We are well into tax filing season and small business owners have the added pressure of filing not just personal taxes, but business taxes as well. While we are not tax attorneys or tax specialists, we have gathered some useful tips over the years to help our small business clients better prepare for tax season and to help them with accurate filings.
1. Keep on top of important filing deadlines. Most of us know the looming April 15 “Tax Day” deadline for personal tax filings. However, you need to be aware that some business taxes and returns must be filed as early as mid-March. Talk to your accountant or tax specialist for more information on deadlines in your state and for your business.
2. Review your financial reports. Prior to submitting the information to your accountant or tax specialist, you will want to take a close look at your profit and loss statements and financial reports. Specifically, you want to review those areas of gross income that may trigger different taxes. Additionally, review your payroll taxes and make sure you or your payroll company are taking all the appropriate deductions.
3. Review your business receipts. Tracking receipts and keeping a filing system up to date is often difficult, but this is an area ripe for an audit. Look over your receipts and make sure they are properly noted to document the business expense, who you were with and what it was for, and scan the documents. A paperless receipt filing system is easier to retain and store than a file folder with hundreds of loose receipts.
4. Review elections and deductions with your accountant or tax specialist. Make sure you are properly itemizing your capital expenditures. Knowing the difference between what does and what does not qualify as a capital expense. Also, don’t forget to track all your available reimbursable expenses and to ensure that you are taking your available deductions, such as automobile deductions.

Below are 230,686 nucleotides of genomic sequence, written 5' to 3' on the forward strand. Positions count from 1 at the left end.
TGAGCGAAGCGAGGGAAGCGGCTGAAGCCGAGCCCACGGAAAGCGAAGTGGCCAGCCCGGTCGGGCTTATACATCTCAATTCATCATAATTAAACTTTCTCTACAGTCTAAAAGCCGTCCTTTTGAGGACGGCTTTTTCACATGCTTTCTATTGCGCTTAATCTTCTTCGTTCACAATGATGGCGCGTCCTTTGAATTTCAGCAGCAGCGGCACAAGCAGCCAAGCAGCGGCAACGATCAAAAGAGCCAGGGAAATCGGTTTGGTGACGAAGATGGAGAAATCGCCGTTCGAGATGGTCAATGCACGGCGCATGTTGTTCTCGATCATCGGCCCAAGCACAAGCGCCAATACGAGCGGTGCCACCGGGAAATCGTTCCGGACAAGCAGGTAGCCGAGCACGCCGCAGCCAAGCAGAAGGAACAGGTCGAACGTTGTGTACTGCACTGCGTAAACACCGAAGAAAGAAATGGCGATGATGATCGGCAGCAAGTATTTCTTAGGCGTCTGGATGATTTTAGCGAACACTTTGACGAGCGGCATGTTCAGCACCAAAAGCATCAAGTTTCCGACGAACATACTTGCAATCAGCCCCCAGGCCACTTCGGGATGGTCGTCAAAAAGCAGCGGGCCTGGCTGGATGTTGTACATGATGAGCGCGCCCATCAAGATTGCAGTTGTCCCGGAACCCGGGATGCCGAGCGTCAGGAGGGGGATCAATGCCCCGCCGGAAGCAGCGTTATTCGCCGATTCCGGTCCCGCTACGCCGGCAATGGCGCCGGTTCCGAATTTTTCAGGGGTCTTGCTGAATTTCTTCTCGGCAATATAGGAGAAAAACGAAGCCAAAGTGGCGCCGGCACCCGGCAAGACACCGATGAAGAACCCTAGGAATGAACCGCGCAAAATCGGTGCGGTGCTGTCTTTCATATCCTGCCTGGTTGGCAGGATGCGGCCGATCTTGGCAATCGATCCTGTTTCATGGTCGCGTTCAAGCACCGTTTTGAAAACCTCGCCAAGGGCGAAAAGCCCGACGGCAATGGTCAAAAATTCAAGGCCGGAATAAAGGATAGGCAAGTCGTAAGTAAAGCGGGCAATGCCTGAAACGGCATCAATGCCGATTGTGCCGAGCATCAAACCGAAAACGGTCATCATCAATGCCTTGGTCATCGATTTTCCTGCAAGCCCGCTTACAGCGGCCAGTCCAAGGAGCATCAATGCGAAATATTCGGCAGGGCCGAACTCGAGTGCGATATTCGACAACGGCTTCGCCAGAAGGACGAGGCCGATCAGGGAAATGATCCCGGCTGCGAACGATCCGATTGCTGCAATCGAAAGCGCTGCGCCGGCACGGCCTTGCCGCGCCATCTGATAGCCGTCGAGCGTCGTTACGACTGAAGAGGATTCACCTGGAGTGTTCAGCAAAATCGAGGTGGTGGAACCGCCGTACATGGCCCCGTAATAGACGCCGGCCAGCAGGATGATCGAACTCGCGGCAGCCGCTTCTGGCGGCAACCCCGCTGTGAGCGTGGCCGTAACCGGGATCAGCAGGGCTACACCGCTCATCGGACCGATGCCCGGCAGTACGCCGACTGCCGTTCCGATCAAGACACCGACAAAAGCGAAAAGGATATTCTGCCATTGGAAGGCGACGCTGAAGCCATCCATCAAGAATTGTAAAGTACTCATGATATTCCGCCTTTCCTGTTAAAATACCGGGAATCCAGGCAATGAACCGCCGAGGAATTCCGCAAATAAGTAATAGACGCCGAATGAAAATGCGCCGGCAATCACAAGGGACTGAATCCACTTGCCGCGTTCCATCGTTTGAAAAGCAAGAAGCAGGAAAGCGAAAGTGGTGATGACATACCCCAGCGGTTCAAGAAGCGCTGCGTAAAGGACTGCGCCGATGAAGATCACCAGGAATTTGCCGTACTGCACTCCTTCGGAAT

5. Give yourself plenty of time. If you have not already started preparing your business tax filings, do not put it off another day. There is a lot of work and preparation that goes into your business filings and you do not want to be left spending all day and night in the days before the filing deadline. Additionally, some tax professionals will charge a premium to prepare your business taxes in the days leading up to the filing deadlines. Preparing in advance can save you both in time and money.
6. Post-filing review. While it is nice to breathe that sigh of relief once the filings have been sent in, take some time to review what worked and what did not work in your tax preparation. Use the time to set up better filing and retention practices, to review whether your gross income is coming from the sources you thought it was (or should) be coming from. And take time to make sure that in the future, your tax preparation can be as seamless as possible.
Any U.S. federal tax advice contained in this communication (including any attachments or links) is not intended or written to be used, and cannot be used, for the purpose of (i) avoiding penalties under the Internal Revenue Code or (ii) promoting, marketing, or recommending to another party any transaction or matter addressed herein.
Some helpful articles: